By Lee Hyo-won
Actor Yoo Ji-tae
presents his third directorial piece, "Out of My Intention
". Through the 24-minute film, the star of cult favorite "Old Boy"
and romance flick "One Fine Spring Day
" demonstrates an ability to orchestrate subtle emotions.
The film unfolds on the road one lazy summer afternoon. A weary middle-aged man (Lee Dae-yeon
) drives listlessly, while a lovely young woman (Jo An
) rides in the passenger seat, wearing a grim expression.
Though the baby-faced woman and necktie-clad man make an odd pair, a typical lover's quarrel is in progress. The woman desperately wants to talk things out, while the man remains silent, and their shaky relationship begins to falter.
Tracing the haunting remnants of long-lost amours, "Intention" takes viewers on a ride between the mundane and surreal. The middle-aged man is actually driving down memory lane. Their love died perhaps 20 years ago, but the moment he remembers her, he conjures her back to life. He has grown old and weary, but his beloved Ok-gyeong, forever young in his heart, chirps away next to him, shouting angrily or humming languidly, smiling sweetly and leaning on his shoulder.
First loves never die, Yoo suggests. "Intention" is more poetic than narrative. Its main aim is to capture and evoke a particular sentiment regarding youthful love's urgent desires and the woes they leave behind. It features just about everything one might expect in a short film, including the bizarre and surreal, "artsy" scenes, where our heroine prances around with her face painted like a mime artist.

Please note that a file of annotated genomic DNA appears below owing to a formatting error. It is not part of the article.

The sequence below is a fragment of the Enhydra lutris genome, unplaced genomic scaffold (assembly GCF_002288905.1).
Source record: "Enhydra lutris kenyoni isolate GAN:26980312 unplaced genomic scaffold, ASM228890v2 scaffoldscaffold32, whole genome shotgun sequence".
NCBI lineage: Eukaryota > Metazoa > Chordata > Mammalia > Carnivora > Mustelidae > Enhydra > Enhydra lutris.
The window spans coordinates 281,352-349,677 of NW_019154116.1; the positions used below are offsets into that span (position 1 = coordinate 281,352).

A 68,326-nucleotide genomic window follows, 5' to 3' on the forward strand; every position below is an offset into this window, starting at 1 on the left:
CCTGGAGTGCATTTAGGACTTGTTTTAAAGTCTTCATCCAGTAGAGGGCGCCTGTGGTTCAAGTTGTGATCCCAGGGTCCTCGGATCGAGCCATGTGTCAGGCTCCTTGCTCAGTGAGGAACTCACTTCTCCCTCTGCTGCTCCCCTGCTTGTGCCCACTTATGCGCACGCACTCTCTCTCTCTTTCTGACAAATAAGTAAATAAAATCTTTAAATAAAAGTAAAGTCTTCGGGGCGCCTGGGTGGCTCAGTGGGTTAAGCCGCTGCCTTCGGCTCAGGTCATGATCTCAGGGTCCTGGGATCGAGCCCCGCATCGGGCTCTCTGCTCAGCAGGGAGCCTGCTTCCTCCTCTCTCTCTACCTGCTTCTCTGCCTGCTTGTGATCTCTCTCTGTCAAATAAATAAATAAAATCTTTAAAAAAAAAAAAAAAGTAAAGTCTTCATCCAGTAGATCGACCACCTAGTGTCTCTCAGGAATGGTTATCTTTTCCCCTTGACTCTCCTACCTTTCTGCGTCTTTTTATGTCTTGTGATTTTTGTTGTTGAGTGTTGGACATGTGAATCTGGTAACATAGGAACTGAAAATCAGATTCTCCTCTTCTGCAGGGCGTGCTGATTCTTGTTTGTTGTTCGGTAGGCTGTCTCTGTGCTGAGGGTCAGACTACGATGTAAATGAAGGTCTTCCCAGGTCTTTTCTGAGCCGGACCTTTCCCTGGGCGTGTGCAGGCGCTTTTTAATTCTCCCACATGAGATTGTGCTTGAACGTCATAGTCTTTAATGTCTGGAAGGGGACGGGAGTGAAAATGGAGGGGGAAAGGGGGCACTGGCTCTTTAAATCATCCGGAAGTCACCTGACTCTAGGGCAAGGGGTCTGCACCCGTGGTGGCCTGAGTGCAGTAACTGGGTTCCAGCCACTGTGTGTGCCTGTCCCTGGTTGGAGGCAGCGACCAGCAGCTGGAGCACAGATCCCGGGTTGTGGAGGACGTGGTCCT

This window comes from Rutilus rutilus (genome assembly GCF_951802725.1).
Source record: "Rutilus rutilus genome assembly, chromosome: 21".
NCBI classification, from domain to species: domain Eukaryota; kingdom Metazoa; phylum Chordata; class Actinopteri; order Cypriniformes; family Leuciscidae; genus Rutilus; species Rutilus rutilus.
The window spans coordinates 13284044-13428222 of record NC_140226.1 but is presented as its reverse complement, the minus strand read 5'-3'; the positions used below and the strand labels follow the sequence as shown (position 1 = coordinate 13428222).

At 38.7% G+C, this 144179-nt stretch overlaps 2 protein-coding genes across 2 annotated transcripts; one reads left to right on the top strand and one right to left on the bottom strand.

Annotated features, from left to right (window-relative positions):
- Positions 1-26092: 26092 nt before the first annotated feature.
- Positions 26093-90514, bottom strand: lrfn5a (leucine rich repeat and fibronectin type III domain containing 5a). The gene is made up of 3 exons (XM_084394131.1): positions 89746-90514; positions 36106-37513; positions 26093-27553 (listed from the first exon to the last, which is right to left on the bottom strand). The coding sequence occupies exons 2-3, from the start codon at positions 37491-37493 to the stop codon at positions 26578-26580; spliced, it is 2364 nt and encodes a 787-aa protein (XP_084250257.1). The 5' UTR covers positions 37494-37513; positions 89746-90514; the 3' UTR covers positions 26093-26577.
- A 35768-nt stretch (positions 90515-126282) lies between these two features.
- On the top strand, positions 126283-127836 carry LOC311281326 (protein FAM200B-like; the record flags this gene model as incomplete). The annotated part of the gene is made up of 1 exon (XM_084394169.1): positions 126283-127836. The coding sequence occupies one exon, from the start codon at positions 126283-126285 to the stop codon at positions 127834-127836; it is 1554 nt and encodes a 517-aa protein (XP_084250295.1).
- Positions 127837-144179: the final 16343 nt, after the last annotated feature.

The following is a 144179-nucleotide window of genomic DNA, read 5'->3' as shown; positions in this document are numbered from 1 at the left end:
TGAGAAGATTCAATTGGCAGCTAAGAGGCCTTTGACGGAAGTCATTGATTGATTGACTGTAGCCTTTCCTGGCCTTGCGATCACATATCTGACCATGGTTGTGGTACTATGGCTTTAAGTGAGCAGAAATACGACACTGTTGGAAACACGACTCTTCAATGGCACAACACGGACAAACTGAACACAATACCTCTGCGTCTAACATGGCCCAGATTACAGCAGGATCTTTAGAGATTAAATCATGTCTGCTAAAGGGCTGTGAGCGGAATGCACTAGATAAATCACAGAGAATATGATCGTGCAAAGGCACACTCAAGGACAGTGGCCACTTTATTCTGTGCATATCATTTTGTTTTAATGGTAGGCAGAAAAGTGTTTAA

Yoo takes full advantage of the film medium, creating an ambiance from what is included and excluded in the mise-en-scene. The emotional tension between the couple, for example, is heightened by how the camera almost never captures them together in one frame.
He also juxtaposes reality and imagination, past and present. An ordinary drive down the highway is interrupted by a flooding mosaic of memories ― dates in the countryside, a small bug that lands on a windowsill and Ok-gyeong's mysterious smile.
The recent press preview for "Intention", which took place in a small Seoul theater for independent films, was unusually crowded. Appearing a bit startled by the media buzz, Yoo expressed a modest appreciation for "such a fancy reception".
Veteran actor Lee Dae-yeon
said he was a bit baffled by the script, but decided to give it a shot. "Yoo said he wrote the script with me in mind", he said. "How can you say no to that?" A familiar face in TV soaps, Lee gives the film a nice gravitational pull, weighing down the fluffy parts, while fresh actress Jo An
("Muoi: The Legend of a Portrait") embodies youthful vigor and beauty.
Yoo's two previous works, also speaking of love, were well received at the Busan Asian Short Film Festival: "The Bike Boy" was chosen for the 2003 audience award and "How Does the Blind Dream" won the 2005 Fuji Film award for excellent work.
"Intention" reads like an audiovisual poem ?though more like a rough draft that makes you expect more from Yoo as a director.
Opens March 20 at Gwanghwamun Spongehouse (near exit 6 of Gwanghwamun station on subway line 5). Discounted admission upon presenting a ticket for "A Curtain Raiser" by Francois Ozon, currently showing. No English subtitles.